It became obvious that we didn't need the turntable, and it freed us up to be able to look at the story. We spent a lot of time looking at the prologue and all the elements of storytelling we could use — we started it on a ship, with the heaviness of chains and this really suppressed environment that Valjean could become free of. Once we figured that out, it invited us to look at the whole piece, to recreate what the ABC Café might look like, so that you really feel like you're in an underground basement that's illegal, as opposed to a café where everyone can go into. Little things like that made us really open our eyes to how we can tell the story and what elements we might want to use to make that happen.
I think mostly about the Javert's Suicide sequence and just how unexpected I found it to be, given what the original looked like.
There were certain things like that, these key moments in the original production. For example, you see Gavroche climb over the barricade, and then it would revolve, and he'd be on the other side, and then it would revolve again, and he'd be lying dead over the flag. We didn't do any of that because we wanted you to see what everyone was seeing, and the horror of it is played by the adult actors, instead of a boy pretending to be scared. You get the sense of how they would feel about the young boy going into that danger field. You see the whole journey, which is so much more powerful.
But what that doesn't give you is those big epic moments. We looked at the suicide to do something very theatrical that would take people off guard. I remember talking to Matt and saying that it would be great if, when he's about to step off the bridge, we switch perspective, so it looks like he's falling into the water backward. I used the imagery of ''Die Hard'', where he's falling off the building and going in slow motion towards the ground. We needed to find a clean way of doing it because you can't do anything to distract from it. If we do one trick, nobody will be listening to the words. Earl Carpenter, who was the original Javert in this production, went off and worked it out with the technical people in an hour-and-a-half and it was extraordinary.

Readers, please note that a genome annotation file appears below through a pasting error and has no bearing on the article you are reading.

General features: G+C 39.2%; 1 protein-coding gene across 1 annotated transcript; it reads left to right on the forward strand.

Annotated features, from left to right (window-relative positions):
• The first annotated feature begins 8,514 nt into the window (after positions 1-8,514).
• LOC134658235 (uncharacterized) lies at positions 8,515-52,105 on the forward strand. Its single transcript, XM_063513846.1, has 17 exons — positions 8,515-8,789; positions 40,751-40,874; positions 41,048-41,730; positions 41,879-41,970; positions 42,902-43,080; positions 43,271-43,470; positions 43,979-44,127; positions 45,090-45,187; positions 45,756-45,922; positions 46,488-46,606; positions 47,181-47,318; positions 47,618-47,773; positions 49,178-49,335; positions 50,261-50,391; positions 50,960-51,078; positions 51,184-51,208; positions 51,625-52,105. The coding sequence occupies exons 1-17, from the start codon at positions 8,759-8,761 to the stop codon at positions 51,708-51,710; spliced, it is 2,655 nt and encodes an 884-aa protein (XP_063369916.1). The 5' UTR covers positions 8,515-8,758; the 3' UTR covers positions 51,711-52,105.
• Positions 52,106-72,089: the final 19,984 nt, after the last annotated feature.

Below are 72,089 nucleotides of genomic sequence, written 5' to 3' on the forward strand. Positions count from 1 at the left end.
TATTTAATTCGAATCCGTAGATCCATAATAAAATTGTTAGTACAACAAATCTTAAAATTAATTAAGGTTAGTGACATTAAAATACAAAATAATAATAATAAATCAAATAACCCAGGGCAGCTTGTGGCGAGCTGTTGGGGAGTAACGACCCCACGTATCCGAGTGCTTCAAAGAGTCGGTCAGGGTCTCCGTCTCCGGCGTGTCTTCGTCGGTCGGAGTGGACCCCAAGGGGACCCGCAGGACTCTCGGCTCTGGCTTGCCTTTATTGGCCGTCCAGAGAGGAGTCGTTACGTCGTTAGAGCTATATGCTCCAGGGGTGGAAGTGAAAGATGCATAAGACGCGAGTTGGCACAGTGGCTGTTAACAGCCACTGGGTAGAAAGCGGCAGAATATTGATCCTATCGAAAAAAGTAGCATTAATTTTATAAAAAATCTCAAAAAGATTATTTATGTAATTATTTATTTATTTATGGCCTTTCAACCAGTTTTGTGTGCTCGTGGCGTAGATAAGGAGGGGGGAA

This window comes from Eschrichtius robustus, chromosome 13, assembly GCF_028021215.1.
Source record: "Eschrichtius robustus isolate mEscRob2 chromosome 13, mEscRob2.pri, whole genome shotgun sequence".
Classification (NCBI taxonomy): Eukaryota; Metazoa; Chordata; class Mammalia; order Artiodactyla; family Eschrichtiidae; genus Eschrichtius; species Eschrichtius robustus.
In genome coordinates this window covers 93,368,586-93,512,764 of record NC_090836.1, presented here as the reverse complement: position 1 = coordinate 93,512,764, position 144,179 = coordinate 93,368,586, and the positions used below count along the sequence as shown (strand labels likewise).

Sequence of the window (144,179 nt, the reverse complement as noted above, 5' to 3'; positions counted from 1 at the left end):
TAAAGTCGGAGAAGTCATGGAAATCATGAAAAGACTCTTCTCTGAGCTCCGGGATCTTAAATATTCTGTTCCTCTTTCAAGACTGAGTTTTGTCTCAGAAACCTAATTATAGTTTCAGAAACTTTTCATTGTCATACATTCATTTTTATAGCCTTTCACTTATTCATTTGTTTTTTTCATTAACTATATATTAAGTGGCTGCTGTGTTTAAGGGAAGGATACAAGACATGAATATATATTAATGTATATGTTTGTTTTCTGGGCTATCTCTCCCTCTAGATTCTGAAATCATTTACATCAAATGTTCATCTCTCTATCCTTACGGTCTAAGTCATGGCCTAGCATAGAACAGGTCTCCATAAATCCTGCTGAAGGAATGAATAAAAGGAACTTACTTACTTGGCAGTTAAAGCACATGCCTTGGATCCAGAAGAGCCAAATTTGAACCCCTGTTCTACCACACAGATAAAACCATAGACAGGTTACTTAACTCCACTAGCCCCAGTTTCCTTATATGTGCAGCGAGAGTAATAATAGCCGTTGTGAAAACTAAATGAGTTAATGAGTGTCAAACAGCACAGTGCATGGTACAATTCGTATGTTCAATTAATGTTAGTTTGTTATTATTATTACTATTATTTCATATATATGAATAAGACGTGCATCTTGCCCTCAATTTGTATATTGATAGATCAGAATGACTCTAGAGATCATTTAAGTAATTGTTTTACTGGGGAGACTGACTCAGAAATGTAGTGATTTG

Why do you think people come back to this show? It's a 36-year-old musical, 10-year-old production. Why is there such longevity?
It all comes down to Victor Hugo's book, which has been read and translated into every language and speaks enormously to the resilience of the human spirit, and the redemptive nature we all crave when we feel that we've failed.
The interesting thing I find about Les Miz is that no matter where we are in our period of history, we're not a million miles away from the themes. Les Miz concerns the Napoleonic wars, and Victor Hugo is talking about these campaigns that put the country on its financial knees because the men never came back, which had a huge effect on the economic situation of the country, and created the poor and the wretched. We're looking at a world that has just come out of Covid, and the last two years have hugely affected our economic situation. We're seeing people at food banks. The cost of fuel is through the roof. We see how easy it is to fall from graces. And yet, the redemptive nature of forgiveness, to be able to step up and do what's right, still exists. We see these themes through every one of our characters. We recognize Fantine, who is a single mother struggling to put food into a child's mouth.
That, and Claude-Michel and Alain have created some of the most anthemic music, with an emotional heartbeat, and an extraordinary book. It's the perfect cocktail of an amazing musical that even now, 36 years later, emotionally speaks to you. It fills something inside your body. Even a lyric like "I had a dream my life could be so different from this hell I'm living." At some point in our lives, we've all felt that. And that's why this show will always speak to us in the way that it does.
Tickets for Les Misérables are available now with the purchase of season tickets. Individual tickets will go on sale July 18.